Sometimes even the tiniest detail gets your mind racing, and when my tour guide tells me that Bhaktapur lay along the ancient trade route between India and Tibet, my mind conjures visions of people dressed in colourful attire holding spices and woven cloth. I’m aware that my imagination doesn’t paint the most accurate picture, but it keeps me entertained for the journey, which lasts more than an hour, as we drive up winding tracks with rolling hills in the distance.
I’ve seen scenes like this in Europe, yet to see a similar backdrop peppered with rugged Nepal scenery is something else. My reverie is broken by my guide. ‘Aap chai mangta hai?’ he questions, pointing to one of many quaint shack-like restaurants we pass on the hill. We order a cup of tea and walk up to the rooftop of the restaurant, where we sip the milky concoction in silence. When asked by my guide about the view, all I can bring myself to say is ‘beautifulbeautifulbeautiful’, like the wide-eyed tourist I am.
We walk along dirt roads, passing villages and farms with bright green grass and even brighter smiles. Local children dressed in colourful attire run towards us in excitement, but then seem endearingly shy. We eventually reach The Fort – a hotel that’s rustic, but offers breathtaking views of the Himalayas from its rooftop. I see lots more green around me, all blanketed by a feather-light mist that slides away as the sun touches the snow-peaked mountains in the distance. Everything is laid out in front of me and I realise this just might be the best sunset I’ll ever see.
Need to know
Getting there Fly direct to Kathmandu with Flydubai from Dhs1,300 return, including taxes (www.flydubai.com, 04 301 0800). Buses to Bhaktapur from major Kathmandu sites are available, but it’s advisable to go with a guide as the bus schedules and timings can be rather irregular. Hiring a one-way taxi to Nagarkot will cost about Dhs100 from Kathmandu and Dhs50 from Bhaktapur.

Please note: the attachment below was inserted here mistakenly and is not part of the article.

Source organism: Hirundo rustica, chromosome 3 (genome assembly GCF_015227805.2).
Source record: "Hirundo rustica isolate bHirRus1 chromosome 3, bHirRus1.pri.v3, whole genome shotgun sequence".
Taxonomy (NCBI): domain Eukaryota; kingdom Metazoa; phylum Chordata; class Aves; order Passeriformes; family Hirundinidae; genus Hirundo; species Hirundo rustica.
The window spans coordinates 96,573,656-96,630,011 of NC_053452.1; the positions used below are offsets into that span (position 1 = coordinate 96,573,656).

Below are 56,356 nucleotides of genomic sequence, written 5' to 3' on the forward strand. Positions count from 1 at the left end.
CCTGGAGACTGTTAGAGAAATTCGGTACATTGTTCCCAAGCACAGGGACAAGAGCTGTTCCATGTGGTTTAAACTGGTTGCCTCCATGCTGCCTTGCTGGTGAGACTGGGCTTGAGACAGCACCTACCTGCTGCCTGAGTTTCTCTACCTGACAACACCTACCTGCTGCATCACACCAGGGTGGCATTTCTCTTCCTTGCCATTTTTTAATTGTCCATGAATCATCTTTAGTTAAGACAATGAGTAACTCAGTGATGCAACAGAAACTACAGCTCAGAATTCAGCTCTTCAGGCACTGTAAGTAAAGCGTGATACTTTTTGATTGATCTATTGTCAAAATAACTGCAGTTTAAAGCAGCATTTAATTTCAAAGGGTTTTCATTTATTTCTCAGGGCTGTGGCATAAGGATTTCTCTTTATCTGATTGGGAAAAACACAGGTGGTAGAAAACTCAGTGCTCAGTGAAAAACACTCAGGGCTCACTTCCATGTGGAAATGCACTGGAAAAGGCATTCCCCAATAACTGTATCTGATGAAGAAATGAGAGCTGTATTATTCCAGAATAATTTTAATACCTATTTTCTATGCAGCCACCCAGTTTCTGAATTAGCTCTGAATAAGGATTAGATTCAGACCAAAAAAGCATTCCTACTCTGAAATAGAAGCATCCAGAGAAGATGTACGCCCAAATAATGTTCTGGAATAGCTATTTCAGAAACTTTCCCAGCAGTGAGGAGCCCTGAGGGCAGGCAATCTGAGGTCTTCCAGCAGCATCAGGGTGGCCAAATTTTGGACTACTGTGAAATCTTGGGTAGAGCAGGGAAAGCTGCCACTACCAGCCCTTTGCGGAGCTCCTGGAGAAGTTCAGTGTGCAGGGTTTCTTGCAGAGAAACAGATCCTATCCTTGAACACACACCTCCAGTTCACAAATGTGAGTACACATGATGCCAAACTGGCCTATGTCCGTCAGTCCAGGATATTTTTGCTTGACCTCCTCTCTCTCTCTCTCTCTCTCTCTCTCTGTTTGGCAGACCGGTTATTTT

Where to stay End of the Universe You’ll feel right at home at this beautiful family-run hotel, where you’ll be treated to Nepali hospitality with a Western touch. From Dhs25 for a single room; breakfast is an additional Dhs8. www.endoftheuniverse.com.np (+977 1 622 6500).
The Fort Resort Considered by many to be the first resort in Nagarkot, The Fort features traditional Nepali architecture, with carved doors and windows. From Dhs200 for a single room; breakfast is an additional Dhs20. (+977 1 443 2960).
Tea House Inn This hotel is in the grounds of the Club Himalaya Resort, offering a budget-friendly stay with the chance to use the swimming pool and spa (at an extra charge). From Dhs75 for a single room with breakfast included. www.acehotelsnepal.com/teahouse (+977 1 668 0080).
Did You Know? • The best time to visit Nagarkot is from October to December, when the weather is calm and clear and you’re almost always guaranteed the best views of the Himalayas, including Mount Everest, as well as the Kathmandu Valley.
• During winter (October to February), temperatures can drop to 3°C at night; during the day, the maximum average temperature is only 12°C.
• Nepal has many varied ethnic groups, each with their own subculture, language and customs. According to the 2001 national census, at least 92 different languages are spoken in Nepal, though other studies suggest it’s closer to 120.
• The Newar people are considered to be the original inhabitants of the Kathmandu Valley. They speak Newari, an independent language with its own script and a rich literature.